Loss of Enjoyment of Life is a unique term used within insurance company bodily injury software used to evaluate personal injury claims. The original programmers of Colossus, and later Liability Navigator, used the term "Loss of Enjoyment of Life" as a replacement for the change in quality of life part of non-economic damages. While each state's definition of change in quality of life provides no delineation of how that is to be evaluated, these software programs provide value to over 100 different types of changes in a client's function.
Based upon Aaron DeShaw's authoritative text on bodily injury software Colossus: What Every Trial Lawyer Needs to Know, Loss of Enjoyment of Life is most the Fourth most valuable factor in bodily injury claims.
DeShaw notes that based upon non-protected software manuals and original programming notes, all "loss of enjoyment of life" for a claim is valued based upon six categories of Duties Under Duress, and over 100 sub-factors in those six categories. Each of these has monetary value. DeShaw created forms (published by Trial Guides as the Colossus: Legal Forms) to collect information on these factors and sub-factors that must be used in personal injury claims in order to get the insurance software to provide an evaluation of the claim most likely to provide a better settlement offer in the client's case. This information is trademark protected by Trial Guides and Aaron DeShaw, so Settlement Intelligence has exclusively licensed this intellectual property and as such, no competing demand letter software will be able to provide these 100+ value drivers within their software. All of the Loss of Enjoyment of Life factors and sub-factors are contained within the Settlement Intelligence algorithm to help you generate demand letters most likely to maximize settlement offers. But, the forms are necessary for you and/or a doctor to collect this information in order for it to be usable in a claim. As discussed below, you cannot simply enter information without proof of the loss from the client and their doctor.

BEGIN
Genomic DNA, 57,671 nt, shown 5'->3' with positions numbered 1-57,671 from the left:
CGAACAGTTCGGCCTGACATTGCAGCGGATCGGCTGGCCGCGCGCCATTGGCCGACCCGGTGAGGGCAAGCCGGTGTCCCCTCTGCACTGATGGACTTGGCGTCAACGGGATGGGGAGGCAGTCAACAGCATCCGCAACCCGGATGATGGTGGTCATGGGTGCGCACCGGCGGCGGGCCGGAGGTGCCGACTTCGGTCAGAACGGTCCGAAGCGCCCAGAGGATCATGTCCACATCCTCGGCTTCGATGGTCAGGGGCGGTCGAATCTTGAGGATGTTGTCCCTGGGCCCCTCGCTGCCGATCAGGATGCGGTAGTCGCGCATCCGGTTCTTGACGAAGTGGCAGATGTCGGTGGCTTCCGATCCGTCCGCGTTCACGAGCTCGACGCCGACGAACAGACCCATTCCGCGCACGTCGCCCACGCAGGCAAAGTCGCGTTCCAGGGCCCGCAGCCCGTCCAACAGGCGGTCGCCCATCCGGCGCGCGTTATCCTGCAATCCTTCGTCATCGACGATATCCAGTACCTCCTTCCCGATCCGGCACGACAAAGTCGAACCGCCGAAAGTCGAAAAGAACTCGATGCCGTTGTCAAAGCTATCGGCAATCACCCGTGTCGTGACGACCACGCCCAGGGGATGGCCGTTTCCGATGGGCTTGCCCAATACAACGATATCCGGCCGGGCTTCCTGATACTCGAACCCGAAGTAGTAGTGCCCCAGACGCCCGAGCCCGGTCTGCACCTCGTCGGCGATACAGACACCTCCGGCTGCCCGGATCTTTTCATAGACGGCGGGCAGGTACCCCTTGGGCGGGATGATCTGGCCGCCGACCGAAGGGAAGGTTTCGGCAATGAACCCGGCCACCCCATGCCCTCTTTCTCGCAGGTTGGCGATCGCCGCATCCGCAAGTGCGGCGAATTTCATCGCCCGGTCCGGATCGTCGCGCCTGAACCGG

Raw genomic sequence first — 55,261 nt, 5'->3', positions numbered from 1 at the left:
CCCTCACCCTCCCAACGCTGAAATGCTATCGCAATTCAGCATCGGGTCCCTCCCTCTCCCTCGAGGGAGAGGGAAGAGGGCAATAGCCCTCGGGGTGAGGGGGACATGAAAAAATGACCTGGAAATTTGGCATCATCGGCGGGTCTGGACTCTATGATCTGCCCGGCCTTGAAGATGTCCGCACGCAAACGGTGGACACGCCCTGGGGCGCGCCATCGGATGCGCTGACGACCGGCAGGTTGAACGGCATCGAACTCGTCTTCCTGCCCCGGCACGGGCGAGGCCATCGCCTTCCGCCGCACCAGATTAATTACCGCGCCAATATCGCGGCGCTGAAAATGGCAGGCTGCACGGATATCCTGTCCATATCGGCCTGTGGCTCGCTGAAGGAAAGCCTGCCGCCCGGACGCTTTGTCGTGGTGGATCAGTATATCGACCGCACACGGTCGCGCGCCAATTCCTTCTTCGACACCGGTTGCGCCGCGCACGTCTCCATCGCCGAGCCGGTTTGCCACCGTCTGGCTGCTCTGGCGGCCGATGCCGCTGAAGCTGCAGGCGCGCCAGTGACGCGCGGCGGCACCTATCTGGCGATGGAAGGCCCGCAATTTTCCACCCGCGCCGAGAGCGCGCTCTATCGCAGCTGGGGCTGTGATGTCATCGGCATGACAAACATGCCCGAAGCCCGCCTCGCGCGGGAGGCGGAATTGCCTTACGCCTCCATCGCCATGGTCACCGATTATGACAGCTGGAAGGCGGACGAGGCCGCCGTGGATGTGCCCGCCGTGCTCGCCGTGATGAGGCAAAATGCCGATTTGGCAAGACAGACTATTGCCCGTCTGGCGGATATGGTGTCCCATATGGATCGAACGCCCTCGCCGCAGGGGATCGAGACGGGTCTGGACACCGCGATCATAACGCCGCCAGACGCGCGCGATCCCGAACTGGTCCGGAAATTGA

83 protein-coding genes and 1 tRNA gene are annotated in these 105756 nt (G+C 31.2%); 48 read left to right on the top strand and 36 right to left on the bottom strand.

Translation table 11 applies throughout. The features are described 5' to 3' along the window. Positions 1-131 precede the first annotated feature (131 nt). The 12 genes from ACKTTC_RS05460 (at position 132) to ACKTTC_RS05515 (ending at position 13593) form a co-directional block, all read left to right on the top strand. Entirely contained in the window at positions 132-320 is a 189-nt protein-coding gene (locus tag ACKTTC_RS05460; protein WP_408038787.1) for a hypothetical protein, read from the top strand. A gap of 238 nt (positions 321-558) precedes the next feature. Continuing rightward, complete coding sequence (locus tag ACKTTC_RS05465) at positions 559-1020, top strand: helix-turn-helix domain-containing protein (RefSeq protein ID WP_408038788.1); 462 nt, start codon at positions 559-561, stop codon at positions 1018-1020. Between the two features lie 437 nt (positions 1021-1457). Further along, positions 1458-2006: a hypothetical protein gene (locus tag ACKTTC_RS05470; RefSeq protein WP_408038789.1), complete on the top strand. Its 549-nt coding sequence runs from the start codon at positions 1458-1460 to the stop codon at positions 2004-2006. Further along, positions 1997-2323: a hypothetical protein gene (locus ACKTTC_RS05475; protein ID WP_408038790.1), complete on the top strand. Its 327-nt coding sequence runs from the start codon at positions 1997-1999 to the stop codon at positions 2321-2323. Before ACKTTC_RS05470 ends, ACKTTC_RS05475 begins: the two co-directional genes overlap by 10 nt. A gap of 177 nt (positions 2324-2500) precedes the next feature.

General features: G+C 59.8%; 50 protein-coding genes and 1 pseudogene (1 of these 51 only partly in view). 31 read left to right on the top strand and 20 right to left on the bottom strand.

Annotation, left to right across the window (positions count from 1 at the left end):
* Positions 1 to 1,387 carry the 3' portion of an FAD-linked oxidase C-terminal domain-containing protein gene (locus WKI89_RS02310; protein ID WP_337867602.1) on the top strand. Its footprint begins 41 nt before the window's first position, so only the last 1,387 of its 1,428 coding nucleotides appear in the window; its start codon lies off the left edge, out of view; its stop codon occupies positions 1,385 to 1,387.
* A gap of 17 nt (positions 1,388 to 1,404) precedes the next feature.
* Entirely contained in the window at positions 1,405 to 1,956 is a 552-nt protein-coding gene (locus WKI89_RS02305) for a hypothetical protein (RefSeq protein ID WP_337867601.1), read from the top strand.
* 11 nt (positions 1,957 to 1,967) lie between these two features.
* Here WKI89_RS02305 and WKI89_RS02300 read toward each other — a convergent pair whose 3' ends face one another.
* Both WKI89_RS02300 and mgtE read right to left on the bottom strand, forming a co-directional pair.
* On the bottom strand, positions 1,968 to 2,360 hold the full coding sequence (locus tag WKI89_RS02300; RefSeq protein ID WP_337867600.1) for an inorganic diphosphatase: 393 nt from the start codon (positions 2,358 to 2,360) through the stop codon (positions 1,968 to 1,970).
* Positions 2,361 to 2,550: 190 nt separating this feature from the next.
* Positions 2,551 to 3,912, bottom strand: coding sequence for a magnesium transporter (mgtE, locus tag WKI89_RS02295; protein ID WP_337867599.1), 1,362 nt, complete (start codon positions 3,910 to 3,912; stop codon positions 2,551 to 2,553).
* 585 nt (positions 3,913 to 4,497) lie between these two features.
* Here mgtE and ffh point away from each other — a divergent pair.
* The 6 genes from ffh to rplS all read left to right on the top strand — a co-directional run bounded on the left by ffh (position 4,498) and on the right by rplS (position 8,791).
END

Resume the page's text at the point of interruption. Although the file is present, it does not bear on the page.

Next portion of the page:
If a client has a loss of enjoyment of life, the physician should note that in the chart note, and the narrative report. They should include what activity was affected, why it was affected by the injuries sustained, and how long the client had their ability to participate in those activities impacted.
Adjustors are instructed that three things must occur in order to enter “Loss of Enjoyment of Life” in the claim software:
- The injured party must have had an impact to one of the evaluated activities provided value within the software;
- The physician must appropriately chart the injured party’s change in ability to participate in these activities; and
- The lawyer must specifically make the claim for the Loss of Enjoyment of Life.
If any one of the three is not applicable, the adjustor doesn’t enter the Loss of Enjoyment of Life. So, even if the client has pain while working, and the doctor notes it appropriately, the client is given no monetary value in the settlement evaluation, unless a claim for Loss of Enjoyment of Life is in your demand letter. This is a reason why 3/4 page demand letters or medical timeline demands don’t result in full value for a claim that will be primarily analyzed by an insurance claim software program. You miss things like Loss of Enjoyment of Life that could significantly boost the value of the claim. As DeShaw discusses, failing to make a Loss of Enjoyment of Life claim could result in a significantly decreased settlement offer.